Dear Aaron, On Wed, 12 Sep 2012, Gordon K Smyth wrote: > You originally posted that you were worried that you were doing too much > filtering. I have advised you that there is no technical reason why you need > to do so much filtering. If you nevertheless want to keep the filtering just > as stringent, then it's your judgement based on your understanding of your > experiment! I can't comment further. Sorry, I replied to you as if you were the original poster of this thread, which you weren't. I temporarily forgot that it was the original poster who was worried about doing too much filtering, not yourself. Best wishes Gordon ______________________________________________________________________ The information in this email is confidential and intend...{{dropped:4}}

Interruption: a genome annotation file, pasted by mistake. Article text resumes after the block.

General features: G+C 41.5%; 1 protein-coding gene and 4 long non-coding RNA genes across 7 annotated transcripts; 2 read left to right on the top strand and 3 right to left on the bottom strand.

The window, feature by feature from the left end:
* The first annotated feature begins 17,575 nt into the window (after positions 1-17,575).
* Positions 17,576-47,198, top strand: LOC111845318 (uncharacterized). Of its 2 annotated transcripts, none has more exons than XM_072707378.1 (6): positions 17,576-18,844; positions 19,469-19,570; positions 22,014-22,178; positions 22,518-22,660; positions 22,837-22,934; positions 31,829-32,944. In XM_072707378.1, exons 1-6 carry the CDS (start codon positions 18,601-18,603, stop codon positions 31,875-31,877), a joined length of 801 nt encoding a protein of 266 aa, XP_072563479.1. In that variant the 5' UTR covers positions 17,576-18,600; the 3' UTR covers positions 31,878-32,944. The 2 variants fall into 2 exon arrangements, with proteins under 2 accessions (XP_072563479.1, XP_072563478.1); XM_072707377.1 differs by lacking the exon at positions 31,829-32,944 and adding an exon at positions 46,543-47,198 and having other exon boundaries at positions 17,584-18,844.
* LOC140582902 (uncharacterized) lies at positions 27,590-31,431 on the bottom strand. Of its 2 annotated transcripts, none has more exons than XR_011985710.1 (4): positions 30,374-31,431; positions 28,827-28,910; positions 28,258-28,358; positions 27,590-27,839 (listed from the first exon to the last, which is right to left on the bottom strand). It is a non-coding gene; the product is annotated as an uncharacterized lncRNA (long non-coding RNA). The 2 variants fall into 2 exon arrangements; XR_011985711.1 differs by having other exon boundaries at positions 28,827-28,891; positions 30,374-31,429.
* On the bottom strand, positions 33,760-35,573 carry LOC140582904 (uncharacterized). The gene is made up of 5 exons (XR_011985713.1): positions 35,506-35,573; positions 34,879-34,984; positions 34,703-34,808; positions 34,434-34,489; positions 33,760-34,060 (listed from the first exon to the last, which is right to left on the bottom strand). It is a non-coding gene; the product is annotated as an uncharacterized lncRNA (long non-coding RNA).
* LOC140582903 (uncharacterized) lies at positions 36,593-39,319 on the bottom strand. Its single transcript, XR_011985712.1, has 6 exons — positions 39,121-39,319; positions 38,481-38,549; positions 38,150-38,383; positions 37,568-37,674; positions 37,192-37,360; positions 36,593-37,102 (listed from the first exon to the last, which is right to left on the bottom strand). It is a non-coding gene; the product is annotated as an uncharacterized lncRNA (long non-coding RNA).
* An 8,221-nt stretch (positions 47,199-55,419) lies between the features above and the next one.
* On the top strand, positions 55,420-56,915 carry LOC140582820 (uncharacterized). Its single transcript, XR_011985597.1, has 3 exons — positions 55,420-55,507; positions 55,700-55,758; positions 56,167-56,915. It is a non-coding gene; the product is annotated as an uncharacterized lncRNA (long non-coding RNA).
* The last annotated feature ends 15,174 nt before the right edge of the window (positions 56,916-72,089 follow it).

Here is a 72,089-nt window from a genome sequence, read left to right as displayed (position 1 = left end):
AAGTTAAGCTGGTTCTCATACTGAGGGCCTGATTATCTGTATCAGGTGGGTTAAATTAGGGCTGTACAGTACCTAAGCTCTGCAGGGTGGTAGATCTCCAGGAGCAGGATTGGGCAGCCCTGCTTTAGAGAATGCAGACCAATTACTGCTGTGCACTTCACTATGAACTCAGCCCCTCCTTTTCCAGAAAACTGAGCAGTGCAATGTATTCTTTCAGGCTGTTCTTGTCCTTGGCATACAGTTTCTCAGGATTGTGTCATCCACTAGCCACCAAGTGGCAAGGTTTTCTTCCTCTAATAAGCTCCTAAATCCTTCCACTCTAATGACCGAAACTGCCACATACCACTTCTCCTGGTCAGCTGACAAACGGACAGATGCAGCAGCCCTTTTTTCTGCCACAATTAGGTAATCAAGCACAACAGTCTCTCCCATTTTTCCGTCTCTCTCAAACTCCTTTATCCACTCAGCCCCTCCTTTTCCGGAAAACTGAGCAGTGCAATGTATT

ADD REPLYlink written 4.9 years ago by Gordon Smyth31k